She is on firmer footing when making the calculated promise of renouncing revolution and only pursuing realistic proposals, which is just a fancy way of describing pork-barrel tactics. Poncho loans and functioning facilities are all essential, but just substitute those with “fixing potholes” and “building highways” and read that sentence again. It remains to be seen whether the gains she makes from the pragmatic, mature (or unimaginative, risk-averse) voting bloc can make up for the losses of the ambitious, visionary (or naive, entitled) bloc.

While Tracy has pursued a strategy of under-promise, (hopefully) over-deliver, our final candidate, Pavi, chose the opposite path. He has presented himself as just a simple man (on a motorcycle and with a guitar — though not both at the same time, I hope) who just wants to get things/shit done (he does not specify how), much like the Sociology poster that I had the great fortune to do with him last semester (in the interests of transparency but without prejudicing any candidate, I will say that it was done. That is all I will say).

Proudly showing his national flag — because Malaysia is known for its robust leadership, democracy and getting shit done — it is surprising he has not already declared that he has enough votes to form government, given the developments of the recent Malaysian general election. But do not doubt his confidence. He has already lost both the BDA vote (by spreading libel about them, right in front of them) and the SPE one (by proposing MORE printers), yet he does not appear the slightest bit disturbed. He was also the most confident speaker, dominating the Q&A segment to the great ire of the moderator. Still, he was the only candidate who presented bona fides, by presenting to the audience an impressively comprehensive and outdated file on partner university vacancies (and in the process boring the Dual Degree students to death).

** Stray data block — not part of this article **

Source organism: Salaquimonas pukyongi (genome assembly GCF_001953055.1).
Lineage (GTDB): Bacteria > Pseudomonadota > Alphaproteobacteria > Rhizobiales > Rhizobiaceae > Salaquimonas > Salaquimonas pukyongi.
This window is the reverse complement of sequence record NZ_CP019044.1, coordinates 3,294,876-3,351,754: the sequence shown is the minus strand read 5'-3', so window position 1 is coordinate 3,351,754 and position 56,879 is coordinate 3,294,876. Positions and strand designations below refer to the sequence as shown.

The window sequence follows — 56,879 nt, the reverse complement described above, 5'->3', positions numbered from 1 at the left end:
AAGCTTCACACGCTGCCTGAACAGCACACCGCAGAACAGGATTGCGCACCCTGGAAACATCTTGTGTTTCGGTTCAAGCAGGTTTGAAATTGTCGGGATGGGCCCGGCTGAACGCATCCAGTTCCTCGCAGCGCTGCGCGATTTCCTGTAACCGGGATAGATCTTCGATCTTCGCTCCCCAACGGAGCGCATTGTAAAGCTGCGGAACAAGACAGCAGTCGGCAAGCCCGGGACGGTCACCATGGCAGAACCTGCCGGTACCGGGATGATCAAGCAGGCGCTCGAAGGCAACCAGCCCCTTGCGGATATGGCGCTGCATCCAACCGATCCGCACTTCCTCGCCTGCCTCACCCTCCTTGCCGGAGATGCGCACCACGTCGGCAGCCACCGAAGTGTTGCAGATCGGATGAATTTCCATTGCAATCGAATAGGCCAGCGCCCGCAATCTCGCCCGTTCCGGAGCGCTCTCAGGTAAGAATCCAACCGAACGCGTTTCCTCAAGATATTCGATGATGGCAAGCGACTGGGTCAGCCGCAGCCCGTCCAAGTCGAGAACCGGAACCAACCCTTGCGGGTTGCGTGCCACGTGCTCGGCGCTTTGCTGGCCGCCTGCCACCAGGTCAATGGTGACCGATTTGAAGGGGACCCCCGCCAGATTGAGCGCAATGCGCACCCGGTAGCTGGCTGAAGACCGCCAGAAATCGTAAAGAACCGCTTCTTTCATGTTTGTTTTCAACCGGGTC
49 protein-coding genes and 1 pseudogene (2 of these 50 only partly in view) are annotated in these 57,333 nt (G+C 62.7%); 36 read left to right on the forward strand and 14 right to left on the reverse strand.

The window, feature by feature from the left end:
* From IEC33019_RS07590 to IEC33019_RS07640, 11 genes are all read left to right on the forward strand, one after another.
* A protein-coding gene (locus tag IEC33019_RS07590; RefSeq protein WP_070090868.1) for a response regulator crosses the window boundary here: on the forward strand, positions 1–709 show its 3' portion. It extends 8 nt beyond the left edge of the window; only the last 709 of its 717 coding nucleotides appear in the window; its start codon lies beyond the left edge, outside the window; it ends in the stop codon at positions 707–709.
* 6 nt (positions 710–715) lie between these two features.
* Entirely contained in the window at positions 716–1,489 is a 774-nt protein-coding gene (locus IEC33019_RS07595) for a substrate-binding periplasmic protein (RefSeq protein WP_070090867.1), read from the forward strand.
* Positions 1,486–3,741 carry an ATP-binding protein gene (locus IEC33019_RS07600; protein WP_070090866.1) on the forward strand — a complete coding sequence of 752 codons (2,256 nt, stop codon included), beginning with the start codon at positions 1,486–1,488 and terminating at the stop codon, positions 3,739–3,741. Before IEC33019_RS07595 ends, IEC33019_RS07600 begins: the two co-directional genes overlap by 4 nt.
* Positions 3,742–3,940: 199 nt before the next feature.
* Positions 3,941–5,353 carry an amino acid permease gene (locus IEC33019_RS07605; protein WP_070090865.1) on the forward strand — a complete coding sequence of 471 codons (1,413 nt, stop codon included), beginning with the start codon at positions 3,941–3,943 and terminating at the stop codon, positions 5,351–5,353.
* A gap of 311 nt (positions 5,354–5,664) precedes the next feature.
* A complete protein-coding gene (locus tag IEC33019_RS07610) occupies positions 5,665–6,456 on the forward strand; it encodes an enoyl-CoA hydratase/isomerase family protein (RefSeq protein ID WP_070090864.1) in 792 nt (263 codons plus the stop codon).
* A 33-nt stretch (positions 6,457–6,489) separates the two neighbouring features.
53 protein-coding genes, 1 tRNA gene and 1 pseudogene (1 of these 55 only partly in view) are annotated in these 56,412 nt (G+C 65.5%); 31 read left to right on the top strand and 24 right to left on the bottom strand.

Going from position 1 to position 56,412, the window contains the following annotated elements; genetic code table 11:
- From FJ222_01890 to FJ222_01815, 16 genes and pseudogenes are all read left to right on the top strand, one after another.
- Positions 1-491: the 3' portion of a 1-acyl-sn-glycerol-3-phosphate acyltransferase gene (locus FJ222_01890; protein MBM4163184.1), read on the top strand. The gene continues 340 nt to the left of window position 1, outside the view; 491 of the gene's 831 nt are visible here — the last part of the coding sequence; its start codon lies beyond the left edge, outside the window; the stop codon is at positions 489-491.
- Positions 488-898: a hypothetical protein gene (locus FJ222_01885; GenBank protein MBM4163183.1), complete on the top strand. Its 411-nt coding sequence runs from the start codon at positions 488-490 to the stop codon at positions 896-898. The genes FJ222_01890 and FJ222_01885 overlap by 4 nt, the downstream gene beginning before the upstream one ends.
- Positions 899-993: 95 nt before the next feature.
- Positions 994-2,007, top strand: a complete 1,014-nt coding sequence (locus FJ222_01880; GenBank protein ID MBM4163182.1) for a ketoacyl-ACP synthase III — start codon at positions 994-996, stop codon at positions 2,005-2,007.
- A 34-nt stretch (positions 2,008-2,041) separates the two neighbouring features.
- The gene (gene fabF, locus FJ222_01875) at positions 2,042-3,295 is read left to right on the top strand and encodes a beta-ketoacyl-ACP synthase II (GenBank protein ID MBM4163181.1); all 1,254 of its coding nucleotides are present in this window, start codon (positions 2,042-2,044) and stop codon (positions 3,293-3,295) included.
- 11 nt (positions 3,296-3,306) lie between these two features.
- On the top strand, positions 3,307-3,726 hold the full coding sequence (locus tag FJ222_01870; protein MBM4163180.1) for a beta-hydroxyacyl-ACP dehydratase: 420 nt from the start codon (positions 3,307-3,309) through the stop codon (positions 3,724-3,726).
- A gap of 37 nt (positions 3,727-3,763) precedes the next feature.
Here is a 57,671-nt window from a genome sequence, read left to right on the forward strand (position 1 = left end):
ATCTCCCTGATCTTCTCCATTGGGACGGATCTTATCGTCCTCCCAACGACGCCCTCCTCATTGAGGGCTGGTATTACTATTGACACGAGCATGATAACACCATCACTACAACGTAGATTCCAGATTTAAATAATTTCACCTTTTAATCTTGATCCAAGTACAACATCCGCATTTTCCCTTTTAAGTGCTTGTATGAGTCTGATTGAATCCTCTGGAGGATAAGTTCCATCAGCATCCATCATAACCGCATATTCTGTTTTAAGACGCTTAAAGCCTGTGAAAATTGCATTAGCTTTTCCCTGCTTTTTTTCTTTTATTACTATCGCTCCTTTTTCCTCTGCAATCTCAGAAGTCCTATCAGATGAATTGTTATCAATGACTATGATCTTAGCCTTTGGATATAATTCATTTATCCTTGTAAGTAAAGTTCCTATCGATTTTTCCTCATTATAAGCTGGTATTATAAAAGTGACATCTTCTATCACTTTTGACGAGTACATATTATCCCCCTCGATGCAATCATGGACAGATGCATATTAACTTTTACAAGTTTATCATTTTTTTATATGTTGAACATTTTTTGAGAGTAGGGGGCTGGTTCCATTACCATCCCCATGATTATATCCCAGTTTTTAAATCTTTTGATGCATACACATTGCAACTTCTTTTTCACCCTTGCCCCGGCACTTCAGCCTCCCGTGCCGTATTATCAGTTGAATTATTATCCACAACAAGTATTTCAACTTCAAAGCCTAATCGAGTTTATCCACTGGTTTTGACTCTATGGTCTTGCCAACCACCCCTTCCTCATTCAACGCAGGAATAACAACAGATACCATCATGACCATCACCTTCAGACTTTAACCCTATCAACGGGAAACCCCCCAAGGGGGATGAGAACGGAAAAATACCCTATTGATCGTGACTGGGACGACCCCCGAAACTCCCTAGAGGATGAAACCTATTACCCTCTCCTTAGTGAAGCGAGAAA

And so there you have it, the four horsemen (or horsepersons, to be politically correct) of the election. Since it is fashionable nowadays to talk about diversity, I will end this piece with some woke analysis.

The groupthink of an all-Ecosoc candidate pool is very obvious. Most of them promised the same things, such as healthcare and access to information. But if we had a Polhum candidate, for instance, we could reasonably expect the promise of replacing the psychologist with a psychiatrist steeped in Freudian analysis; one who could accurately diagnose the source of discontent on campus as the desires of the id — the great reservoir of libido — being repressed by the superego. On similar lines, the needs of the student body are really just false needs created by capitalist society; it is no surprise that our economists are blind to this reality. Likewise, a Polgov candidate would probably rise beyond petty issues and policies, and instead articulate the constitutional identity that a year representative is supposed to articulate. Every individual, every sect, has their own partisan interests, but the representative of the sovereign must rise above all that.

But life is not fair and we must play with the cards dealt to us. Come Friday, the kompetenz-kompetenz will vote for who they think is the most competent. There will be the illusion of choice, but we already more or less know the outcome — it will either be a brown man or a yellow woman (or both).

Fang Yiyang

Credit photo: Maëlie Phompraseuth (core pictures) – Imme Koolenbrander (featured image)

Author: Le Dragon Déchaîné